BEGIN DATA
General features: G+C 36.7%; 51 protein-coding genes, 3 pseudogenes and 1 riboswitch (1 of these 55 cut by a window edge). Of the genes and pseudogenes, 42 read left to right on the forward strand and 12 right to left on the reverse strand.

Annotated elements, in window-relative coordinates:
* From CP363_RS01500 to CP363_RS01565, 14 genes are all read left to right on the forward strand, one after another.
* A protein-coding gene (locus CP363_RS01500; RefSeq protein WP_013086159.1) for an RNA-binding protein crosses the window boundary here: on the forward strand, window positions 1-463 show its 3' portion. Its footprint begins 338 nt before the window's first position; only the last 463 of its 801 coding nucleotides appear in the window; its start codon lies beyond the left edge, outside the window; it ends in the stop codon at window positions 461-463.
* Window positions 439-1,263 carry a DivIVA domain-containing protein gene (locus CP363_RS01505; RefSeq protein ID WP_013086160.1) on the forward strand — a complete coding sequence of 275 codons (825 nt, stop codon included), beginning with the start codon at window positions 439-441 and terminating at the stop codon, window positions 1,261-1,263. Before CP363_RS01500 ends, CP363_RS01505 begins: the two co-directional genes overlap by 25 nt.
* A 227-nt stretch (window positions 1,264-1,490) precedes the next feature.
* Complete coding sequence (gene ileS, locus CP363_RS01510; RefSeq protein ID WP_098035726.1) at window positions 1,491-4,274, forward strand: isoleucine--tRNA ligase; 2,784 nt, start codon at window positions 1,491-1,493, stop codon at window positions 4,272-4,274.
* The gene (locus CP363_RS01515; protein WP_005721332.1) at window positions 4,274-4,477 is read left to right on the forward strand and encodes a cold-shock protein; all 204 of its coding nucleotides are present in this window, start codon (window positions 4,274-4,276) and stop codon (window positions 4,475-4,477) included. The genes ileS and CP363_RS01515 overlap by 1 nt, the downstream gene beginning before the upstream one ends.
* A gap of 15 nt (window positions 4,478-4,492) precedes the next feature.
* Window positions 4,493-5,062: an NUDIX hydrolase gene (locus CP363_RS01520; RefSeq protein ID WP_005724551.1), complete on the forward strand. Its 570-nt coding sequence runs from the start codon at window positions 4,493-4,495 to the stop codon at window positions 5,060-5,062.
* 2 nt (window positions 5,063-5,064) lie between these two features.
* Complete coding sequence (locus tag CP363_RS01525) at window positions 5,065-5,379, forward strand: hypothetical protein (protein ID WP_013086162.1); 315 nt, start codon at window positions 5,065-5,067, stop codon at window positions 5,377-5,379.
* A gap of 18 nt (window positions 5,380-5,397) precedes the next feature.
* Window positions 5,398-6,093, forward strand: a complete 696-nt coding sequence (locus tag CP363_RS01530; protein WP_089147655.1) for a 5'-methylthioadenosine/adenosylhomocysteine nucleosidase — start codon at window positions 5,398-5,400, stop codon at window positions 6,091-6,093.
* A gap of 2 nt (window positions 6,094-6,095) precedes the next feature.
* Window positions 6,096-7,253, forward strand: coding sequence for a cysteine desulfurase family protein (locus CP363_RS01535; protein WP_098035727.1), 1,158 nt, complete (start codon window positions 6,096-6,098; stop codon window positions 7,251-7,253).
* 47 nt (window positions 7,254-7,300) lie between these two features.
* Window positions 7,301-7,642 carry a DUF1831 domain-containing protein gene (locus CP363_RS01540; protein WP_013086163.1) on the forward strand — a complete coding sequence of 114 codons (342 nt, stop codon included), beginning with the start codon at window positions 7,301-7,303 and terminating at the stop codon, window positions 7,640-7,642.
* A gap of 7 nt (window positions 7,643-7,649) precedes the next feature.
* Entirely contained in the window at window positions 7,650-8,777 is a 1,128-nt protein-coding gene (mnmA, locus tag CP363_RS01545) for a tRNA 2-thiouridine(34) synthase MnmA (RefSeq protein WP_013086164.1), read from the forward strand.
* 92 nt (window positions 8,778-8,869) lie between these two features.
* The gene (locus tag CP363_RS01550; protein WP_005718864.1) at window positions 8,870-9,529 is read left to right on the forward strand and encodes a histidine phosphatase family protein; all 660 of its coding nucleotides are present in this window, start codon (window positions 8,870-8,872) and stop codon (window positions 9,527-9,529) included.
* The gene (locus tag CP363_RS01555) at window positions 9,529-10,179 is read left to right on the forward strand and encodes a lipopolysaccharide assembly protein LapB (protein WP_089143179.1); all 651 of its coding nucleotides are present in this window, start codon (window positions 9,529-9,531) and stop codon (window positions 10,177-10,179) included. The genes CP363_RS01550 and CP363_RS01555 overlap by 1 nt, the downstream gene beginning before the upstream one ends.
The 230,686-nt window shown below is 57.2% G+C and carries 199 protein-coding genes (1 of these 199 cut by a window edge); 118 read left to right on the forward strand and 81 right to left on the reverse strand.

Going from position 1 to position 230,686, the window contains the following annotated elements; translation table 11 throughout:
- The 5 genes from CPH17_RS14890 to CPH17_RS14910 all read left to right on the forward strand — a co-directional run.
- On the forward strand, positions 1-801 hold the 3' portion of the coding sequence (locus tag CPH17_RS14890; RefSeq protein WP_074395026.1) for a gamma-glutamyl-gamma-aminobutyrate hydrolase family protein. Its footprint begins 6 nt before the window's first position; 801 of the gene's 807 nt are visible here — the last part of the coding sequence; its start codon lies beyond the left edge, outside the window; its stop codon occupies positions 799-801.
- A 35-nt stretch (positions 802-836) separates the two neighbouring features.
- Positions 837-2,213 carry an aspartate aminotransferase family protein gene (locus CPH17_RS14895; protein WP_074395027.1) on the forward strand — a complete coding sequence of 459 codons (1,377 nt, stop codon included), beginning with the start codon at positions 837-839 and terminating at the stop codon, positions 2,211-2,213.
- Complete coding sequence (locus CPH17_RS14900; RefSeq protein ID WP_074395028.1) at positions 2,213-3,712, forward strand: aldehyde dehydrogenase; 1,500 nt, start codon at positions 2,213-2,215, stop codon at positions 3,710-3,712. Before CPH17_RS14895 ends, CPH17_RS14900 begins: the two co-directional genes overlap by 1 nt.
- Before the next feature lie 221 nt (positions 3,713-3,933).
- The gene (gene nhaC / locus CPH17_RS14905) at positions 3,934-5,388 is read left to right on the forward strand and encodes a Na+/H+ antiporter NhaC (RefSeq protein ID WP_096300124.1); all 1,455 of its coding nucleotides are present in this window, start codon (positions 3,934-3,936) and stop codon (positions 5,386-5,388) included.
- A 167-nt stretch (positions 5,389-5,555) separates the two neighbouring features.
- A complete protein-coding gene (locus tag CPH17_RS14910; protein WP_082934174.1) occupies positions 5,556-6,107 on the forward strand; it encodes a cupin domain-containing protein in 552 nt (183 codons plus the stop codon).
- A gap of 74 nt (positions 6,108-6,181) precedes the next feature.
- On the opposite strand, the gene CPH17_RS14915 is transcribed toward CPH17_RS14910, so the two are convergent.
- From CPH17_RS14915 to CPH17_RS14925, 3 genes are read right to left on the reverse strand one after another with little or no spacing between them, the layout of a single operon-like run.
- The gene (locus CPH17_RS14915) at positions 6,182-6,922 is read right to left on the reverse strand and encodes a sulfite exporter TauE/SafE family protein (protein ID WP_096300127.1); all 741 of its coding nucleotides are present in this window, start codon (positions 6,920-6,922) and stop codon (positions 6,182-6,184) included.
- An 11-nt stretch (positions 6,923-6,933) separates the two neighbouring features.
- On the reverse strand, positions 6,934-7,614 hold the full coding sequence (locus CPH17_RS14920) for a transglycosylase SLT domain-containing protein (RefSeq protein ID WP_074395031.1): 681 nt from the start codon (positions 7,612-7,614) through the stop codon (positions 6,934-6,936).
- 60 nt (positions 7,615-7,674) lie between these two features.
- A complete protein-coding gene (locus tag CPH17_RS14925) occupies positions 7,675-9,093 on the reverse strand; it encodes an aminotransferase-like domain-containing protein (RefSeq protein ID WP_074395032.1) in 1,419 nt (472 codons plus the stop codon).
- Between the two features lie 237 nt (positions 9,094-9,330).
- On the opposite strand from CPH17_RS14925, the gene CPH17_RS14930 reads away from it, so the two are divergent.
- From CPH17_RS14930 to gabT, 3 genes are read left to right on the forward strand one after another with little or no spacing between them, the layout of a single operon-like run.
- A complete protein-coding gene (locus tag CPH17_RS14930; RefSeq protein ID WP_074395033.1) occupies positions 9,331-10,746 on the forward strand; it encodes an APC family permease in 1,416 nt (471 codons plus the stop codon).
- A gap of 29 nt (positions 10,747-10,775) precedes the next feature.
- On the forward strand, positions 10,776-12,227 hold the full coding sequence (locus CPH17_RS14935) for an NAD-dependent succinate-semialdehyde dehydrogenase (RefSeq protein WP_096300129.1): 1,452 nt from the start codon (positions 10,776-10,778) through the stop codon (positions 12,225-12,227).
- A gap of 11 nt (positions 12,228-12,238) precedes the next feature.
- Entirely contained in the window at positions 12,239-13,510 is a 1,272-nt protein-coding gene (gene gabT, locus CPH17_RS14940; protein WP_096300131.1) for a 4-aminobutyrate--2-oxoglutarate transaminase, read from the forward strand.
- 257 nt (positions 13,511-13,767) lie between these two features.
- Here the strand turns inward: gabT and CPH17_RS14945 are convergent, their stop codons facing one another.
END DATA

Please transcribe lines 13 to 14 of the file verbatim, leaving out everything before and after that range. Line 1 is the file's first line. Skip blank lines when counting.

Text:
* A gap of 18 nt (window positions 5,380-5,397) precedes the next feature.
* Window positions 5,398-6,093, forward strand: a complete 696-nt coding sequence (locus tag CP363_RS01530; protein WP_089147655.1) for a 5'-methylthioadenosine/adenosylhomocysteine nucleosidase — start codon at window positions 5,398-5,400, stop codon at window positions 6,091-6,093.